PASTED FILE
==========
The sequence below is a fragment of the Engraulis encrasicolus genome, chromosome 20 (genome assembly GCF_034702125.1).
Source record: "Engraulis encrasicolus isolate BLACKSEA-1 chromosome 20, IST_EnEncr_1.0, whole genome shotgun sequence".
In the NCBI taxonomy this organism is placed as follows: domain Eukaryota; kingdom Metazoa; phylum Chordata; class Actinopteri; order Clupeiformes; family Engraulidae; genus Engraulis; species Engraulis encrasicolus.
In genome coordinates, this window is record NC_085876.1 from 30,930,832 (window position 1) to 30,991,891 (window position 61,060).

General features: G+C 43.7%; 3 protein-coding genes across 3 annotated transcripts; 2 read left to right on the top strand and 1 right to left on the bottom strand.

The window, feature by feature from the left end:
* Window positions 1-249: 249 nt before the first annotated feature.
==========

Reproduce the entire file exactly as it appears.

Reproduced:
The sequence below is a fragment of the Engraulis encrasicolus genome, chromosome 20 (genome assembly GCF_034702125.1).
Source record: "Engraulis encrasicolus isolate BLACKSEA-1 chromosome 20, IST_EnEncr_1.0, whole genome shotgun sequence".
In the NCBI taxonomy this organism is placed as follows: domain Eukaryota; kingdom Metazoa; phylum Chordata; class Actinopteri; order Clupeiformes; family Engraulidae; genus Engraulis; species Engraulis encrasicolus.
In genome coordinates, this window is record NC_085876.1 from 30,930,832 (window position 1) to 30,991,891 (window position 61,060).

General features: G+C 43.7%; 3 protein-coding genes across 3 annotated transcripts; 2 read left to right on the top strand and 1 right to left on the bottom strand.

The window, feature by feature from the left end:
* Window positions 1-249: 249 nt before the first annotated feature.